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"Miscellaneous Observations on Macbeth,” and “ Proposals for a new Edition of Shakspeare.".

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logue, spoken by Garrick, on the opening of Drury Lane Theatre." Prospectus of the Dictionary of the English Language. Progress of the Work. King's Head Club in Ivy Lane. · Visit to Tunbridge Wells. 66 Life of Roscommon." I Preface to Dodsley's Preceptor." "Vision of Theodore the Hermit." "The Vanity of Human Wishes.". "Irene" acted at Drury Lane.


IN 1745, he published a pamphlet entitled, "Miscellaneous Observations on the Tragedy of Macbeth, with Remarks on Sir T. H.'s (Sir Thomas Hanmer's) Edition of Shakspeare."* (1) To which he affixed, Proposals for a new edition of that poet.

As we do not trace any thing else published by him during the course of this year, we may conjecture that he was occupied entirely with that work. But the little encouragement which was given by the public to his anonymous proposals for the execution of a task which Warburton was known to have undertaken, probably damped his ardour. His pam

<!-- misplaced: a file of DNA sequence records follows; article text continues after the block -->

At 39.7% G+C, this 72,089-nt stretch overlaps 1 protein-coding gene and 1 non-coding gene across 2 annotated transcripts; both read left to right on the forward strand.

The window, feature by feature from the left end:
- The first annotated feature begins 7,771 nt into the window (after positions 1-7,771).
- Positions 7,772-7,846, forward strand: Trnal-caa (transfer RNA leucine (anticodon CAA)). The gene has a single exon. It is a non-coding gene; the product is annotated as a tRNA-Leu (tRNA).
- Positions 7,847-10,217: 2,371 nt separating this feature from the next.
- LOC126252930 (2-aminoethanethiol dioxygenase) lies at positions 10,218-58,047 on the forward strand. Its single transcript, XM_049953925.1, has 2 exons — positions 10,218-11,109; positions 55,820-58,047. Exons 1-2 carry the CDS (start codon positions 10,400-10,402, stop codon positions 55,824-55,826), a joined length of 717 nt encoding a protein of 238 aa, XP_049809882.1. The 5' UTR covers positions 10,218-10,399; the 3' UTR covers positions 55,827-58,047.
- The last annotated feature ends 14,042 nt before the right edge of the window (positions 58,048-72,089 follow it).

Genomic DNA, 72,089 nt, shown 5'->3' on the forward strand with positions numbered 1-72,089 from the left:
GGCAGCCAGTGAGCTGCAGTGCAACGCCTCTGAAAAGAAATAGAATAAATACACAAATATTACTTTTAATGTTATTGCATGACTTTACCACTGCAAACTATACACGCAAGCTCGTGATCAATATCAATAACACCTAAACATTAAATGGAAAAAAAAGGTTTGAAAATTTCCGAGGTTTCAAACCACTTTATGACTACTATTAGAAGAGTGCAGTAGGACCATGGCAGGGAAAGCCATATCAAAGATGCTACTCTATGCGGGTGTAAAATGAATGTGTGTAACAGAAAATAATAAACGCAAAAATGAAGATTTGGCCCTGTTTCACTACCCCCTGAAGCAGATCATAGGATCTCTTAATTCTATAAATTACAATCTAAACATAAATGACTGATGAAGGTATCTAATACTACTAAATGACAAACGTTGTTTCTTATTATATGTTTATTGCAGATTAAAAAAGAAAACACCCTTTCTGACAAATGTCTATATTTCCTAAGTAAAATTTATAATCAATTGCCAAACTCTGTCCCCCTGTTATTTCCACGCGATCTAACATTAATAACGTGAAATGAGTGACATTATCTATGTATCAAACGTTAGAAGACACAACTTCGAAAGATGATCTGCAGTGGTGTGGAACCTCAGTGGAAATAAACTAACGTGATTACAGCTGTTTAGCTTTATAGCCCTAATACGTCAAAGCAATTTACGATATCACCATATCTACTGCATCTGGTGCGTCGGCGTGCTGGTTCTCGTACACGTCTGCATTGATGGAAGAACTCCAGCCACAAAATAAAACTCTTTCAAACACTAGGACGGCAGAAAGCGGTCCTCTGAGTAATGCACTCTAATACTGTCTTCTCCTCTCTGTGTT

(1) [Sir Thomas Hanmer was born in 1676. He was Speaker of the House of Commons in Queen Anne's last parliament, and died May 5. 1746. His splendid but inaccurate edition of Shakspeare, in six volumes quarto, was published in 1744.]

phlet, however, was highly esteemed, and was fortunate enough to obtain the approbation even of the supercilious Warburton himself, who, in the Preface to his Shakspeare, published two years afterwards, thus mentioned it: "As to all those things which have been published under the titles of Essays, Remarks, Observations, &c. on Shakspeare, if you except some Critical Notes on Macbeth, given as a specimen of a projected edition, and written, as appears, by a man of parts and genius, the rest are absolutely below a serious notice."

Of this flattering distinction shown to him by Warburton, a very grateful remembrance was ever entertained by Johnson, who said, "He praised me at a time when praise was of value to me.”

In 1746, it is probable that he was still employed upon his Shakspeare, which perhaps he laid aside for a time, upon account of the high expectations which were formed of Warburton's edition of that great poet. It is somewhat curious, that his literary career appears to have been almost totally suspended in the years 1745 and 1746, those years which were marked by a civil war in Great Britain, when a rash attempt was made to restore the House of Stuart to the throne. That he had a tenderness for that unfortunate House, is well known; and some may fancifully imagine, that a sympathetic anxiety impeded the exertion of his intellectual powers (1):